Community spotlight: Callie’s hearing aid helps her hear like a superhero
Hearing loss in one ear, or unilateral hearing loss, can often go unnoticed in children until they are in a classroom or more social environments. This was the case of seven-year-old Callie.
When Callie Huerta was born, she had a newborn hearing screening and passed it, giving her parents reason to believe Callie had normal hearing. Like any child, there were things she performed well at, and other points where she struggled. When Callie learned to talk, she had trouble with her speech and not being able to say her words clearly. Her parents enrolled her in speech therapy until age 6. But when Callie began Kindergarten the reasons for her struggles with speech became a bit more clear. After having a hearing test at school, she was diagnosed with unilateral hearing loss.
Callie has an enlarged vestibular aqueduct (EVA), which is the cause of the hearing loss in her right ear. Due to the progressive nature of EVA, doctors have advised that the Callie could lose all hearing in her right ear. She may even develop hearing loss in her left ear too.
“It was a huge shock at first,” says Ellen Huerta, Callie’s mother. “We found out she had (EVA) after she had a CT scan. It was a very depressing time for me and my husband’s life.”
After the initial shock of learning their child had hearing loss, Callie’s family found comfort in knowing there was finally an answer for why their daughter was struggling with speech. After the diagnosis, they began learning about hearing technology options available to her and support within the hearing loss community.
Solutions for children with unilateral hearing loss
Callie was fit with a Phonak Sky hearing aid about a year ago and has been excelling in school since her fitting, according to her mom. She also has a Roger system, which has made a big difference in group environments. Callie used to be shy and quiet in groups, but that all changed once she was wearing her hearing aid.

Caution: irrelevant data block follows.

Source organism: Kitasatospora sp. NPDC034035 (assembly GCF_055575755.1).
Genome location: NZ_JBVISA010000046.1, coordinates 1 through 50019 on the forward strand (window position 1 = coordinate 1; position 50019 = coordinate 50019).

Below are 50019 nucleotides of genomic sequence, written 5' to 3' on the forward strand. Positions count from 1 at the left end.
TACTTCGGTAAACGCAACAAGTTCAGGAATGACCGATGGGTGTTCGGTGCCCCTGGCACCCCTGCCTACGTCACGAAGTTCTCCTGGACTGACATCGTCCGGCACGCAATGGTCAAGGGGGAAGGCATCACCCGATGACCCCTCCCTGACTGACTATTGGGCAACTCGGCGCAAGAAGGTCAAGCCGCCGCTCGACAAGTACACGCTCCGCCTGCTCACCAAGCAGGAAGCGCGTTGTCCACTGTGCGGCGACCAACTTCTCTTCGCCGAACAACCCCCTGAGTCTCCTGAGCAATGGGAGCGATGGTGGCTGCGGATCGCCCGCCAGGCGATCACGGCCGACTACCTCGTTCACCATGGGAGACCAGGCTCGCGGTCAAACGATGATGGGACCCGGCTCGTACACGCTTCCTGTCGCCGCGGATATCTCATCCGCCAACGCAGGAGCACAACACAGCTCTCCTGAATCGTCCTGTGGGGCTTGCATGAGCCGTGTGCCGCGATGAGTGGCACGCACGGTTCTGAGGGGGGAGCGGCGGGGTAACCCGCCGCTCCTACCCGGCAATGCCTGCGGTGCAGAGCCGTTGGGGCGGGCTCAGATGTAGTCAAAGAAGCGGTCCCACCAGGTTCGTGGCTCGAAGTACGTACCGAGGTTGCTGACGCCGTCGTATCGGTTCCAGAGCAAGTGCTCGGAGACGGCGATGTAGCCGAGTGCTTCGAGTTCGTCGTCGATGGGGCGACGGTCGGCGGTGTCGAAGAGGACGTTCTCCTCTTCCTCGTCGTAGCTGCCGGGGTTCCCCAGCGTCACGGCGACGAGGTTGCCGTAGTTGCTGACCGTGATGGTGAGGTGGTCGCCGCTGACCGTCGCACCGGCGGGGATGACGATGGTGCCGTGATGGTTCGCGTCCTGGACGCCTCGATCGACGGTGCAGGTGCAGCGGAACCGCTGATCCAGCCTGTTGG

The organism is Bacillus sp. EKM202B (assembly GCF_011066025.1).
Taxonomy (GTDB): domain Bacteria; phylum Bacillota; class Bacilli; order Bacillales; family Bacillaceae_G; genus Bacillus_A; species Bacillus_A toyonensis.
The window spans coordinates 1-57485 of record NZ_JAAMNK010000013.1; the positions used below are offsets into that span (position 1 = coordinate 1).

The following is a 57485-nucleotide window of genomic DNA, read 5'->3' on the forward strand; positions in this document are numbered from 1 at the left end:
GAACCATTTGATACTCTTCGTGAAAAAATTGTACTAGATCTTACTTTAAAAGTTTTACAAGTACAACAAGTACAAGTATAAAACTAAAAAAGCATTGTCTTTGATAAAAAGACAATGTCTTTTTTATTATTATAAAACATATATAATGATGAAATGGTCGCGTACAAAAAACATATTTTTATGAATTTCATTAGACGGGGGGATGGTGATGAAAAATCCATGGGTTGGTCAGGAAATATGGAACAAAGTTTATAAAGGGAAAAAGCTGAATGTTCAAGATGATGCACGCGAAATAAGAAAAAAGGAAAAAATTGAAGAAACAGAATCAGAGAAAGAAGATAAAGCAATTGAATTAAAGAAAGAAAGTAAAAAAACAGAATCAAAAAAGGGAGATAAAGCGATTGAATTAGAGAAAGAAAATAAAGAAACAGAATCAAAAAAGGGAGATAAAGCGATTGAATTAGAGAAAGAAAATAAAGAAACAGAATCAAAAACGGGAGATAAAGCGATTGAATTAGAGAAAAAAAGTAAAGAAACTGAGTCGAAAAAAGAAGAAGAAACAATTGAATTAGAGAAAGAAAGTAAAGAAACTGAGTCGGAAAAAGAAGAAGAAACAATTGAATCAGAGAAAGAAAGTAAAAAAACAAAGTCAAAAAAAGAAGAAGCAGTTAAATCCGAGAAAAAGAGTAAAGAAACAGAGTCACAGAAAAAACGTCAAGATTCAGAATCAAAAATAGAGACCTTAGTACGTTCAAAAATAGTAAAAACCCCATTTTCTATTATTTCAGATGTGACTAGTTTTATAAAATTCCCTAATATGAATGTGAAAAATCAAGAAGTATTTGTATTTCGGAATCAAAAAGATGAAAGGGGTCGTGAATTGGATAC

“Her teacher has told me how happy she is and that she is participating so much since having the hearing aid, and especially now that she has the Roger device,” says Ellen.
Ellen and her husband have also found hearing loss support through social media and are thrilled for how Callie’s hearing technology has changed her life.
Through their journey, Callie and her parents have also become hearing loss advocates, encouraging their daughter to be proud of her hearing technology and telling others how it helps her.
Advocating for children with unilateral hearing loss
Callie’s parents have been introducing Callie to self-advocacy skills and helping her learn how to talk about why she wears a hearing aid.
At school, Callie recently did a show-and-tell and told her class and teacher about her hearing aid. The kids were interested to learn about Callie’s hearing aid and wanted to know more about it, her mom says.
“All the kids that day kept telling the teacher how they wanted superhero hearing like Callie,” she says. “It was so special.”
“All the kids that day kept telling the teacher how they wanted superhero hearing like Callie.”
Ellen also shows her advocacy whenever she gets the chance. Recently, she was at a store where she stood up for Callie, by talking to a boy and his mother who called Callie’s hearing aid “weird.”
Ellen and Callie were in a store when Ellen heard a little boy asking his mom about Callie’s hearing aid. His mother just told him it was a ‘device’ and he replied “weird.” Ellen described in her Instagram post how she used this situation to advocate for her daughter.
“Callie looked defeated.” She says. “It was so awkward and I saw her face sadden. I then walked up to the boy and said, ‘This is Callie, she wears a hearing aid because it helps her hear like a superhero. She has magical hearing capabilities and she’s the coolest kid I know.’ Fast forward, we are in line and she tells me, ‘Mommy, I love you, thank you.’ Parents, it’s our job to raise good, kind human beings. Educate them. Talk to them. Raise them right.”
While advocacy and courage can be hard to show when in the midst of a moment like that, Ellen says she is committed to making hearing loss “normal” for her daughter.
“Callie has had some days where she wants to feel like a normal kid and not wear her hearing aids,” she says. “Of course, she gets tired easily and overwhelmed with homework, but honestly, she’s so inspiring to me. She never complains and is always so positive.”
So far, Callie’s confidence with her hearing loss and her hearing technology is thriving. She loves her hearing aid, her mom says, and shows it off with colorful molds.
The family is starting to take sign language classes, and are looking forward to using both hearing technology and sign language in their daily lives.
Do you have a child with unilateral hearing loss? How do you help them thrive in the classroom and in their social lives? Let us know in the comments!